Come its investor day next week, expect Barrick Gold Corp. to flex its copper muscle as the price of the base metal shows increasing strength in 2018.
Barrick President Kelvin Dushnisky deferred giving details but indicated on a Feb. 15 conference call that the company would spend time talking about its copper portfolio during the investor day scheduled for Feb. 22.
It was not clear to analysts what Barrick might say. Kerry Smith of Haywood Securities said he did not know what Barrick might detail Feb. 22, noting that copper makes up a small percent of the miner's cash flow.
"So I assume they would sell at the right price," Smith said.
Dushnisky said Barrick considers its copper assets noncore but recognizes their "high value." The assets include the Lumwana copper mine in Zambia, which produced 256 million pounds of copper in 2017.
A Barrick spokesperson had not responded as of press time to a request for more information about what Barrick might outline regarding its copper strategy.
In part, the company may be seeking to highlight its strengths to investors after a year or so of poor share price performance relative to some majors. As noted in a recent Bloomberg News article, Barrick's share price has sunk in recent months while Newmont Mining Corp.'s has risen.
Smith chalked up the share price slump to gold output and said the "underperformance is probably more to do with the declining production profile going forward."
Overall, Smith said he liked what he saw in Barrick's financial results for the fourth quarter of 2017 and the full year.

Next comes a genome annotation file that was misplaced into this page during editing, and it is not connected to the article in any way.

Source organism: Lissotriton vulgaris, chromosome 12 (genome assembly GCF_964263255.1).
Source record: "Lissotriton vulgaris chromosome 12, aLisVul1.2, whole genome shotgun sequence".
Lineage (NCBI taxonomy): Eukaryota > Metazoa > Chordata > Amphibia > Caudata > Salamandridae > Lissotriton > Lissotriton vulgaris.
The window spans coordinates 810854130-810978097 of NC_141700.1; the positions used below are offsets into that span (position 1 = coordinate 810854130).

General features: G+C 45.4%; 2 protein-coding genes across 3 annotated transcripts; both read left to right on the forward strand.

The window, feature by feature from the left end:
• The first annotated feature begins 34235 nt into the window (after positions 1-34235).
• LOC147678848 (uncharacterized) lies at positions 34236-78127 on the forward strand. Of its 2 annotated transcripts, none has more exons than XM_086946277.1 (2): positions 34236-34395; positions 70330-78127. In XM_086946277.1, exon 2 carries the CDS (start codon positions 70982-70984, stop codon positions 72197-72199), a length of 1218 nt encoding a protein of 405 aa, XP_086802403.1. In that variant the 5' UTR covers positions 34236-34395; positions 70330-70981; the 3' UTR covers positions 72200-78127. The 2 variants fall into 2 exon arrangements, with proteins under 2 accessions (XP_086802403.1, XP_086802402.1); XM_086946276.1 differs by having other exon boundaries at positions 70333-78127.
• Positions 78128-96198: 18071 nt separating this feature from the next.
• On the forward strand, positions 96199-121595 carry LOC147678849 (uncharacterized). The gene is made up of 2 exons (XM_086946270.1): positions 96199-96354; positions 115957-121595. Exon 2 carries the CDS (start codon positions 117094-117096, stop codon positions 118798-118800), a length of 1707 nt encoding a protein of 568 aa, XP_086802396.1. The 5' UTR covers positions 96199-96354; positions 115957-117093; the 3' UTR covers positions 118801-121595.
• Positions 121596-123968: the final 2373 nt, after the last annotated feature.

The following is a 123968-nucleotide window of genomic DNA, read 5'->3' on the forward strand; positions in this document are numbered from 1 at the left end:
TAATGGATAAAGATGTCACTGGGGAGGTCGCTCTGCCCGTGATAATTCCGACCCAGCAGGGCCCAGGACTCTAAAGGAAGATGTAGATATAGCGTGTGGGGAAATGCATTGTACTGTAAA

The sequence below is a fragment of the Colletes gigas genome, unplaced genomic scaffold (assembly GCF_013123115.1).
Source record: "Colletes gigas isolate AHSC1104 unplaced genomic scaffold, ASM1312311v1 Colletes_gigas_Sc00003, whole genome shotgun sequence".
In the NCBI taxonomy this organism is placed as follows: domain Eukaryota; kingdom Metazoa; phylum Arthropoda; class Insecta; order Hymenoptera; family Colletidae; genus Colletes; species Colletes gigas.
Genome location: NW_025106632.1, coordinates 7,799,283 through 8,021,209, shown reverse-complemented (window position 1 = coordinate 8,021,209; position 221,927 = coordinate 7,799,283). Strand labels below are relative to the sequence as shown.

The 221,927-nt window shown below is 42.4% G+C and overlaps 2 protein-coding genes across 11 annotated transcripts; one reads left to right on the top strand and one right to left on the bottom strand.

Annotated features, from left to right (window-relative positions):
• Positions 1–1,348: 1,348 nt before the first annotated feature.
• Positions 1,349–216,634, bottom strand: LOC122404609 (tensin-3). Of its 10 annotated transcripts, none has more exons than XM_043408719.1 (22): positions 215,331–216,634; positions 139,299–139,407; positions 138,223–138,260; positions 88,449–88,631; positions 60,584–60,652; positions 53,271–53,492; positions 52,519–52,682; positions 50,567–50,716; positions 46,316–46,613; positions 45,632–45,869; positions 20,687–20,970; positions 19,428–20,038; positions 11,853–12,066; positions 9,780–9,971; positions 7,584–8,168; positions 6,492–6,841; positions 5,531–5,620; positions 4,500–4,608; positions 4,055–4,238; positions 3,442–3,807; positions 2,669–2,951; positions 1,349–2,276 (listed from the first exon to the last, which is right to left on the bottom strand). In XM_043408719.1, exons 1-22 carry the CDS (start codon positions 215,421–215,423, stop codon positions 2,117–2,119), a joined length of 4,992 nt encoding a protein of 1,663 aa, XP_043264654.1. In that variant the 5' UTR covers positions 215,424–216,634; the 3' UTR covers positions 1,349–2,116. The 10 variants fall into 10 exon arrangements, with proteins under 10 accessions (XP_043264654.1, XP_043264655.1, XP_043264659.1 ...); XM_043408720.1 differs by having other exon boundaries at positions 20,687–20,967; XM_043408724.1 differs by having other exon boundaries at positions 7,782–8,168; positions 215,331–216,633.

Good year with bumps
On the fourth-quarter call, Dushnisky acknowledged challenges during 2017, pointing to Veladero in Argentina, where there were spills, and Tanzania, where Acacia Mining plc is embroiled in a dispute with the government. But overall, he said he was pleased with Barrick's performance, highlighting its decreasing debt among other things.
Acacia remains a problem for Barrick as its majority shareholder with a 63.9% stake. Barrick outlined a tentative agreement with the Tanzanian government in October 2017 to resolve issues including a ban on concentrate exports and taxes Tanzania says are owed by Acacia.
Dushnisky said the hope is to reach a settlement on Acacia by mid-year. Any deal will have to be reviewed by an independent committee before going to Acacia's board for a recommendation, COO Richard Williams said during the call. An approved deal would go to shareholders for a vote.
If Barrick agrees to the deal, it plans to take part in the vote with its majority shareholding. "Barrick intends to exercise its shareholder rights," Williams said.